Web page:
Posted: April 15, 2008 in Acceptance, Children, Homelessness, Housing, Mental Health, Self Esteem

We human beings are remarkable creatures. We have, for the most part, the ability to adapt to our circumstances and surroundings. Just as often we try adapting our surroundings to suit us. Considering how much damage we’ve done to the Earth trying to get it to fit our notions of what it should be, we still have quite a bit to learn about adaptation.

Actually, when you think about it, just the very fact that we are able to adapt is the prime reason that we still exist as a species. The laws of nature are such that any living organism that cannot adapt to its surroundings just becomes extinct. Of course there are quite a number of species that have become extinct because of our attempts to re-shape the Earth in our own image.  

While the ability to adapt is a good thing, there are times when a person may "over adapt" to a situation and then be unable to readapt to "normal" circumstances. This is true, especially when the circumstance that the person is adapting to is one which becomes prolonged. At that point, the person can become permanently acclimated to the situation – a sort of "point of no return."

During the time that I called the streets of San Luis Obispo home, I met a lot of other people who were also homeless. Some had become homeless recently. Some had been homeless for several months. Others had been homeless for years.

One gentleman I met had been homeless for nearly 14 years.

When he first became homeless he had had dreams of once again having a place of his own in which to live. As the days turned into weeks and he began to learn the basics of homelessness – where to find meals; where the shelter was at; how to apply for food stamps and so on.

As the weeks turned into months there were other adaptations he underwent. And, as the months became years, he had adapted to homelessness in such a way that he had become permanently accustomed to being homeless. He no longer looked beyond just trying to get a meal or a bed. He had simply ceased to think about ever trying to become a "housed" member of the community.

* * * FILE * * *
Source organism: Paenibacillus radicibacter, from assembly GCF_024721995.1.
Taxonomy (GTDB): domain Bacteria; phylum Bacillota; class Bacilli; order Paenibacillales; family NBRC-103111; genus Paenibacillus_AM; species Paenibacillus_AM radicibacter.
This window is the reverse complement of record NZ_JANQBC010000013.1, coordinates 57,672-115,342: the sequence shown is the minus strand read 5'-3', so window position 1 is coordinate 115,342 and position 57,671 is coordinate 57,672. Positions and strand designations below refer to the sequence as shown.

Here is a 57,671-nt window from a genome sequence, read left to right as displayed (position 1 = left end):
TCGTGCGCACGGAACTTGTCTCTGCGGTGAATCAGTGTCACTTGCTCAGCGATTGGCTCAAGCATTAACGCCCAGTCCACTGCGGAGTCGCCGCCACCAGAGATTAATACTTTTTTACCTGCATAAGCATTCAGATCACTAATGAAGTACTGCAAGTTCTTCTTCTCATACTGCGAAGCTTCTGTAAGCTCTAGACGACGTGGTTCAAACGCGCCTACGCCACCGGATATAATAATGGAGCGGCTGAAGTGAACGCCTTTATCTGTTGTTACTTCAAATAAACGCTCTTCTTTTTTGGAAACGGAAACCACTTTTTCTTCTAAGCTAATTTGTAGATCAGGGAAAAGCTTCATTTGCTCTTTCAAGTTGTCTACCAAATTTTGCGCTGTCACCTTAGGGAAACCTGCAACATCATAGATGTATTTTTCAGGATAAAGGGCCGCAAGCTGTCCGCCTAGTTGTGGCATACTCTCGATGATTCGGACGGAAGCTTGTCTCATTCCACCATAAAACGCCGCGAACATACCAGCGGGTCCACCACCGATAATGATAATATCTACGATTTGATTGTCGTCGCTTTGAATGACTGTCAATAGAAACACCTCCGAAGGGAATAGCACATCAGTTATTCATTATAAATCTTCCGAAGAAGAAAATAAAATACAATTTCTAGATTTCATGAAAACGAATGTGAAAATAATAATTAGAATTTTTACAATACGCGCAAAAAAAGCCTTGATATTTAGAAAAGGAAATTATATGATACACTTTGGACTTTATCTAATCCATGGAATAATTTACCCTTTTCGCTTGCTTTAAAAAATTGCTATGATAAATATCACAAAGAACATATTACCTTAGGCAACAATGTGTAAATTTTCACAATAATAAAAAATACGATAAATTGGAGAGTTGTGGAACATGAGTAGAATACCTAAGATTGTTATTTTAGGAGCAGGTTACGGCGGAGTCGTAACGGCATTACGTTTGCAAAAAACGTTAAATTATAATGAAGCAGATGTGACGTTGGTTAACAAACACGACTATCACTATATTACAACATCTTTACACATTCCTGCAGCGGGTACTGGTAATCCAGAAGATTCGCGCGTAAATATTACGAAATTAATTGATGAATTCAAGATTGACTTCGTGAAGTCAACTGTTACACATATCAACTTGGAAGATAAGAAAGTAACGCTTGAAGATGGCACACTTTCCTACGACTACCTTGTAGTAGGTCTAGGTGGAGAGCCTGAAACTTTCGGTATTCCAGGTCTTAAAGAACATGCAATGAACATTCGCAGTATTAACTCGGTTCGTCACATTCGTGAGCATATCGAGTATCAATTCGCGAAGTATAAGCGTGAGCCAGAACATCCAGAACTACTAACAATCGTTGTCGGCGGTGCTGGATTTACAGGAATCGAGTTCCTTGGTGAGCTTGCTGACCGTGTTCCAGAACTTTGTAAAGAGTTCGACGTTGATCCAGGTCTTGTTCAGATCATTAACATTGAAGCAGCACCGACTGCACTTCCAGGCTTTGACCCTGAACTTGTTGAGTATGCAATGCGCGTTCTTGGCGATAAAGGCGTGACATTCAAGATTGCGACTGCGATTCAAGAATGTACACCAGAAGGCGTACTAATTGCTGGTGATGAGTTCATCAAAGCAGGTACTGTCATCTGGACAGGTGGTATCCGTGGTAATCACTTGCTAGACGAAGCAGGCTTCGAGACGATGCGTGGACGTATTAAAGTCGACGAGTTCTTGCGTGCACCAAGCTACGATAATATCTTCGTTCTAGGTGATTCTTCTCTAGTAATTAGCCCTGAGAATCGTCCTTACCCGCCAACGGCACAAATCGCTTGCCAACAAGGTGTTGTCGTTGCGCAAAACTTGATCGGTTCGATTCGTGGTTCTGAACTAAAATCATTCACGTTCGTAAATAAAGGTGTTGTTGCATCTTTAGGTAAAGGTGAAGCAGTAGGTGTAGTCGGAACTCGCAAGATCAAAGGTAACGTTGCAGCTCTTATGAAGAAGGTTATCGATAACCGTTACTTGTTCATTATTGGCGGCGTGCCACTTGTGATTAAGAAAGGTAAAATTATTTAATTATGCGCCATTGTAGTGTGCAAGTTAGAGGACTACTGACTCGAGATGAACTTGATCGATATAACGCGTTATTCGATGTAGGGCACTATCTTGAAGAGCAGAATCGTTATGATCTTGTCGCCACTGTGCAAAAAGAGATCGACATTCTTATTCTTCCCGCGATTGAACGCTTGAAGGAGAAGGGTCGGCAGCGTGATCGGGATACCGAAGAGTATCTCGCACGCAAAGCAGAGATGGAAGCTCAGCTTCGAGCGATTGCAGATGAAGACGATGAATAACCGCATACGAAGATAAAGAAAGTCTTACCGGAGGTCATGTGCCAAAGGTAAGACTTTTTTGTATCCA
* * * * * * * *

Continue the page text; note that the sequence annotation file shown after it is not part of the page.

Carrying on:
Another gentleman I met had also been homeless for over a decade.

When he had become homeless, he figured that it would only be a matter of weeks – or at the most a few months – and he’d be able to get off of the streets. In the meanwhile, it didn’t bother him to sleep in his vehicle. He came and went as he pleased. Went from city to city; moved from shelter to shelter.

In due time, he had the financial wherewithal to get housing and had even been approved for subsidized low income housing. But it was too late. He had been homeless for so long that he couldn’t motivate himself enough to go out and look for an apartment. By the time he began to think about looking for a place to live, his Section 8 voucher had expired. Although he could have applied for an extension, in his mind it was just "too much work" to contact the local Housing Authority office and ask for the extension.

Other homeless that I’d met had developed substance abuse problems they didn’t have prior to becoming homeless. In their attempts to adapt to the stresses of homeless, they had turned to alcohol and/or drugs to help them "take the edge off." They hadn’t intended to become addicted it just turned out that way.

There were even a few of the homeless I’d met who had been homeless for so long that they developed mental health issues. It was their mind’s way of adapting to homelessness.

I wonder how many of today’s homeless would be "chronic homeless" if there had been adequate programs to help them right from the get go? How many of those homeless who have addictions might not have additions if homeless support services had been provided with the funding necessary to provide more than just a meal and a bed?

With more and more families becoming homeless, there are more and more children who are being exposed and forced to endure the psychological trauma of homelessness.

Although children have a natural resiliency, I wonder what the long term effects of that trauma will be upon them once they become adults.

As adults, will they be able to adapt to the memories that they will surely carry with them throughout their lives? Or will those psychological scars prevent them from being able to function in society?

Many times we become products of our environment. Unfortunately we can also become "contaminated" by our surroundings.

Adaptability may be a good thing, particularly when it provides a way for us to improve ourselves. But it can be an albatross – especially when adapting isn’t ultimately in our best interest.


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